It’s because of this support and the friendly relationships between the team working with J, in addition to J’s resilience, that the family has been able to cope so well. “We have been faced with bleak news in the past”, says Carol. “But knowing J is strong and loves his life gives us the strength to believe he will fight within himself to get better.”
A crucial part of fostering for the Cochranes is adhering to a routine. Carol explains: “With careful planning we can still enjoy a good family life. We have been abroad with J and had some lovely family days out, and he attends all family functions, which he revels in.
“Our older children cope well with the time we devote to J simply because we communicate with and involve them. J is a big part of their lives, as they are in his. He very quickly made himself the most important person in the home, with us all forming a great attachment to him. Our older two children will often FaceTime J as they know how much he misses them being at home”.
Fostering has had a positive effect on Carol and Nigel’s daughter Jayne and Ciaran, another child they fostered, who now attend the same university and also live in the same apartment.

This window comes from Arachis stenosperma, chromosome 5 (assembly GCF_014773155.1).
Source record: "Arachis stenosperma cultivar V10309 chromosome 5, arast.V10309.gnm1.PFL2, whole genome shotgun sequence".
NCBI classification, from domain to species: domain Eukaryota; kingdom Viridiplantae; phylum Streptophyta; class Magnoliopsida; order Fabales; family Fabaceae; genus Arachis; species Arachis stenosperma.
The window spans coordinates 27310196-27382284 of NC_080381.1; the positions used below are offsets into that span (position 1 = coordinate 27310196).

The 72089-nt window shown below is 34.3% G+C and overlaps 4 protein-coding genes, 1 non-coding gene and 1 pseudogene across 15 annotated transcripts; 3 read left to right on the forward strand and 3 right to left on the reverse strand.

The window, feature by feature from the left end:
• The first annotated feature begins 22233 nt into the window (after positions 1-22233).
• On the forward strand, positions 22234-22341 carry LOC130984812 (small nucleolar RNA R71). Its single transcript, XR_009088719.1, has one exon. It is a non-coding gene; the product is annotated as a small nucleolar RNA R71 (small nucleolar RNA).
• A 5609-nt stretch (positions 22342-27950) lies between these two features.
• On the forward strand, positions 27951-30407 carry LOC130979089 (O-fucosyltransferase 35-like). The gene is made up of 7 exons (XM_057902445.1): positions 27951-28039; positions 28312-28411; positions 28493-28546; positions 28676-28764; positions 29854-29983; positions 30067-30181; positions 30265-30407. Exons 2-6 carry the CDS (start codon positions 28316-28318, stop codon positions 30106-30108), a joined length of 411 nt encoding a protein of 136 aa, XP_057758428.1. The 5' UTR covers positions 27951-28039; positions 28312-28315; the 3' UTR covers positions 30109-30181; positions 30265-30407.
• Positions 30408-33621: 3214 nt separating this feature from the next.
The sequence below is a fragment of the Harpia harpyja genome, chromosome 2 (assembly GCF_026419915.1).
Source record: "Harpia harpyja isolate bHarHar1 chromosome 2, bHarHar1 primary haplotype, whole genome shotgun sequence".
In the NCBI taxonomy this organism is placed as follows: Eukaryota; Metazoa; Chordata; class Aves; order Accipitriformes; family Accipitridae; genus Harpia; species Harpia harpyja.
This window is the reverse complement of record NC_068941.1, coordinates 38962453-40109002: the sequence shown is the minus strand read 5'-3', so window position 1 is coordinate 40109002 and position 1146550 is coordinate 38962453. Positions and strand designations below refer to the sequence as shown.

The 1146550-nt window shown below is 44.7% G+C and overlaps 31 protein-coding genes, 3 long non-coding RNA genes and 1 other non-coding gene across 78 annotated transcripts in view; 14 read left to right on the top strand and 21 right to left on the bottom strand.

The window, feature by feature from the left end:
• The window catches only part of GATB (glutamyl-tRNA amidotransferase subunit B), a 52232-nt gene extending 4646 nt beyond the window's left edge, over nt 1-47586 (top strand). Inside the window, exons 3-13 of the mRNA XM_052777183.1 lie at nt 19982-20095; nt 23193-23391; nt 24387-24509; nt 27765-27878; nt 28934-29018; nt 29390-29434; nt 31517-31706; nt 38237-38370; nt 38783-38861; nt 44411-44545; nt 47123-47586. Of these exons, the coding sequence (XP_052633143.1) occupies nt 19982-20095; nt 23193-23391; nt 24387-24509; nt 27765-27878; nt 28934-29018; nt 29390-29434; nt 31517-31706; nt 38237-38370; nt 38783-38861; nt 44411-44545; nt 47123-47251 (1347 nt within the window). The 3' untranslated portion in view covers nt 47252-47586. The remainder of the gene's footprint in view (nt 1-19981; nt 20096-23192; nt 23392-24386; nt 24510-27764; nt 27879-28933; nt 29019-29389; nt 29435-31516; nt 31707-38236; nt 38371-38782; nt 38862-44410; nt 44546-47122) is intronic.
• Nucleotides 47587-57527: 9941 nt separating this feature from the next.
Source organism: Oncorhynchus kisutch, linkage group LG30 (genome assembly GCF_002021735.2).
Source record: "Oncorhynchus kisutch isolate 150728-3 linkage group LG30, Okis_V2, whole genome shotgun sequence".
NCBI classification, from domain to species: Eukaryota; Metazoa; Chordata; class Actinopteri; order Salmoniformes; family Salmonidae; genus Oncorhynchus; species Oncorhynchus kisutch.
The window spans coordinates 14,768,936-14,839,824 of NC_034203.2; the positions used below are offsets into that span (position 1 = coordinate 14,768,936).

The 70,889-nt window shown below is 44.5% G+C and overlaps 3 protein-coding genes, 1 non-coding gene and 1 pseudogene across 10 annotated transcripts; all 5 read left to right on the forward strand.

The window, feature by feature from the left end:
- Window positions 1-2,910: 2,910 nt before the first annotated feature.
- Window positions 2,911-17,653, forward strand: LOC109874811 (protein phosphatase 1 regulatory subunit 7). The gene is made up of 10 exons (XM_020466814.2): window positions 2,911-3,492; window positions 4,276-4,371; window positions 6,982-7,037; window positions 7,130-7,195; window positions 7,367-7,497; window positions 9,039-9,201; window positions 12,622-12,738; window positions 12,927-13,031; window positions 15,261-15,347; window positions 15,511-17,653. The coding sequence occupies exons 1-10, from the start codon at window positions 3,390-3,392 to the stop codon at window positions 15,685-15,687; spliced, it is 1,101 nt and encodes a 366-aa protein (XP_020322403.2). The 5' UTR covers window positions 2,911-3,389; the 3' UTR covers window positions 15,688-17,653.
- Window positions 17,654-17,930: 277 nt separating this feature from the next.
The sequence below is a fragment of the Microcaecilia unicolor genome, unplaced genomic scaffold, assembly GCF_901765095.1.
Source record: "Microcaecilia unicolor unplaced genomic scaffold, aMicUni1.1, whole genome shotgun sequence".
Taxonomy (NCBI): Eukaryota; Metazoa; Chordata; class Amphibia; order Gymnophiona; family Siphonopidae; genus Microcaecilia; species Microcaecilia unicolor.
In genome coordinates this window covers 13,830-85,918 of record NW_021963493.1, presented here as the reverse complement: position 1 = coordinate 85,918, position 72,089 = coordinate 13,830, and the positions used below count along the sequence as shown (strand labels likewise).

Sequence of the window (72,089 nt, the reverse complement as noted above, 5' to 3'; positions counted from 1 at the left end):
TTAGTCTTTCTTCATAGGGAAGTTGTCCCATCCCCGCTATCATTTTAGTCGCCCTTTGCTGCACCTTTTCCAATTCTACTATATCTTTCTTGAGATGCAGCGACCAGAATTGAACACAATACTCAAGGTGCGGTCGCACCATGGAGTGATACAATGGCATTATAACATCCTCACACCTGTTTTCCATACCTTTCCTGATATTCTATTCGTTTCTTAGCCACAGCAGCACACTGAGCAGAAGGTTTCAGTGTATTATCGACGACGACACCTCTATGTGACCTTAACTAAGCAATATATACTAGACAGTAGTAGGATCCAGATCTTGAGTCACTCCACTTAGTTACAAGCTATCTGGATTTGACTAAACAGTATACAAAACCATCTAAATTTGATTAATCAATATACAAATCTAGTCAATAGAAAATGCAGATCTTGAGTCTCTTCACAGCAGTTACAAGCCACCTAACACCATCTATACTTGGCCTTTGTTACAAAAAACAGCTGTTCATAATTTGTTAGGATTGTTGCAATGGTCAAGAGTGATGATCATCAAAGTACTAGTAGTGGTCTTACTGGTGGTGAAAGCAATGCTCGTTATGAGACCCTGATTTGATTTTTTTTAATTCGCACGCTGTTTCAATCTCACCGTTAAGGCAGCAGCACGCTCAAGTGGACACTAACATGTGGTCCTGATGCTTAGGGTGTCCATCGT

As with any family, there are so many memories that the Cochranes have shared. “At the beginning, we were told J was blind but after being with us for a while we thought we had seen signs that, at times, J seemed to be able to track our movements”, Carol recalls. “We were advised to take him for tests and to receive news he can see, when not too tired, was the most precious memory we’ll have. He is now learning how to use eye gaze to control a computer.
“We hope to be able to carry on as we are and to have many more years to make wonderful memories with J and our birth and foster children.”
The work that the Cochranes do is replicated on a daily basis by the 55,000 other foster families across the UK – many of whom care for children with additional needs. However, thousands more foster carers are needed each year.
Many children in care will require additional support, whether it is with physical or mental health, learning difficulties or communication, sensory or interaction needs. Although some fostered children may require specific skills to support complex needs, what is also needed is a dedicated, loving family. With the right match, children with special needs can thrive and the experience can be rewarding for both the child and those caring for them.
One of the biggest issues within foster carer recruitment is finding suitable carers for children with SEN, but as the Cochrane’s story has illustrated, fostering a child can transform your life as well as theirs.
People from all backgrounds can foster, whether young, old, male, female, single or married. If you have the skills, resilience and love to look after a child, then you should consider fostering this Foster Care Fortnight. Perhaps it might be the decision which transforms your life.
David Eggboro is Media and Communications Officer at The Fostering Network: